Labor force projected at 162.1 million by 2014
December 08, 2005
The civilian labor force is projected to increase by 14.7 million over the 2004-14 decade, reaching 162.1 million by 2014. This 10 percent increase is smaller than the 12.5-percent increase of 1994-2004.
The projected labor force growth will be affected by the aging of the baby-boom generation—persons born between 1946 and 1964. The labor force will continue to age, with the number of workers in the 55-and-older group projected to grow by 49.1 percent, nearly 5 times the growth projected for the overall labor force.
Over the 2004-14 period, the number of women in the labor force is projected to grow by 10.9 percent, faster than the 9.1-percent growth projected for men. As a result, women's share of the labor force is expected to increase from 46.4 percent in 2004 to 46.8 percent by 2014.
These projections are products of the Economic and Employment Projections program. More detailed information on the 2004-14 projections appears in five articles in the November 2005 issue of the Monthly Labor Review.
Bureau of Labor Statistics, U.S. Department of Labor, The Economics Daily, Labor force projected at 162.1 million by 2014 on the Internet at http://www.bls.gov/opub/ted/2005/dec/wk1/art04.htm (visited December 03, 2016).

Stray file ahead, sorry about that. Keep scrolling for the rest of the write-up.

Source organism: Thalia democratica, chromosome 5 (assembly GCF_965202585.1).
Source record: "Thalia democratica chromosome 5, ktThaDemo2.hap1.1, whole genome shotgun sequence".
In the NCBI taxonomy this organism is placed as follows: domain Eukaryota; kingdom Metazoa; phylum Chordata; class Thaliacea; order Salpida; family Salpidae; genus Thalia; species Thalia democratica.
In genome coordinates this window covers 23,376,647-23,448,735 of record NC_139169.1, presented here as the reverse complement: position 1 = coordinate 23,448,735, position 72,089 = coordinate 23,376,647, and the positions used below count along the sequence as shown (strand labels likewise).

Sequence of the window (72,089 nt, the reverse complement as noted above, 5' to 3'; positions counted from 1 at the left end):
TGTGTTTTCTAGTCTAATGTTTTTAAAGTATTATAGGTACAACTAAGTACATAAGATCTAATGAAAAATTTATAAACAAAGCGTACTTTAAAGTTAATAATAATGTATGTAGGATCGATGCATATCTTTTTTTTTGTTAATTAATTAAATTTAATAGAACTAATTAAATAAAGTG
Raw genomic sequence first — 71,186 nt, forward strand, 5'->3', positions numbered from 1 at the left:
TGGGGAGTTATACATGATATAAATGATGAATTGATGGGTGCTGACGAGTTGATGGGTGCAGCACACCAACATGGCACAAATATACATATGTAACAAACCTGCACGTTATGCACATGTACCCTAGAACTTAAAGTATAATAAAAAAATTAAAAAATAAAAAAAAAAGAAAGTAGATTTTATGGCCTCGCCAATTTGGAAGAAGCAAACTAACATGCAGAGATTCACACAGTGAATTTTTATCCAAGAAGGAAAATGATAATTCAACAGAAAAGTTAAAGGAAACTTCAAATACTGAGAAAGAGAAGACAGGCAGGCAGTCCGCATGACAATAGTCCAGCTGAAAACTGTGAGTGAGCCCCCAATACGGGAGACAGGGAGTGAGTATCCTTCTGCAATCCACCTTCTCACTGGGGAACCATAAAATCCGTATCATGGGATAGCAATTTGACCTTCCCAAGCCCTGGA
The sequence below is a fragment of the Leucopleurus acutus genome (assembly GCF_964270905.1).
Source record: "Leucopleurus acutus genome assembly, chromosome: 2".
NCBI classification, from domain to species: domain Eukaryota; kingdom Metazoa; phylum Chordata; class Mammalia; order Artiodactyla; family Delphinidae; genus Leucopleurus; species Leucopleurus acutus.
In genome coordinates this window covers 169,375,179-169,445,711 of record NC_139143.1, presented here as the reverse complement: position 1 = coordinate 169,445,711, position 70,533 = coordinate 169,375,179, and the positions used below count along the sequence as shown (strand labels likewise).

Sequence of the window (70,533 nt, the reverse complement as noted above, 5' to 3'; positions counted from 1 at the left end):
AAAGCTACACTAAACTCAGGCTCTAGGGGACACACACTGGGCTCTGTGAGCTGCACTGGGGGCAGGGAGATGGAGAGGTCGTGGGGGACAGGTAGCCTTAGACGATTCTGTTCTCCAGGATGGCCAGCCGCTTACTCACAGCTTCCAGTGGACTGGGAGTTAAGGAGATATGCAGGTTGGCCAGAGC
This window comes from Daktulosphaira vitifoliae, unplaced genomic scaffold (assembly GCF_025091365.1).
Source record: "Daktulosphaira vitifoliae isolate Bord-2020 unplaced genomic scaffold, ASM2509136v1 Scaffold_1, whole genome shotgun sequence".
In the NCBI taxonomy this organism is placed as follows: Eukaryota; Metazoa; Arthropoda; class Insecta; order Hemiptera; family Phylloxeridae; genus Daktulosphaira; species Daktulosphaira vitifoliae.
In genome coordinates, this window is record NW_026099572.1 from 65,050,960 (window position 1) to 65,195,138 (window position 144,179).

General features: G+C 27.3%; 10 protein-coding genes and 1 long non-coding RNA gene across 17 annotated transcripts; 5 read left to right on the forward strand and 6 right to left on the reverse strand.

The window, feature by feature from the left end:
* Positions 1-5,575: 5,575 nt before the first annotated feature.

Recent editions of Spotlight on Statistics
Workplace injuries and illnesses and employer costs for workers’ compensation
Workplace injury and illness data and the costs to employers for workers’ compensation in natural resources, construction, and maintenance occupations.
A look at the future of the U.S. labor force to 2060
Projected long-term trends in the growth, size, and composition of the labor force.
Union membership in the United States
Historical trends in union membership among employed wage and salary workers; union membership by a variety of demographic characteristics.
A look at healthcare spending, employment, pay, benefits, and prices
Spending on healthcare, current and projected employment in the industry, employer-provided healthcare benefits, healthcare prices, and pay for workers in healthcare occupations.
Self-employment in the United States
Trends in self-employment by various demographic and socioeconomic characteristics, including both the unincorporated and the incorporated self-employed, as well as data on paid employees who work for the self-employed.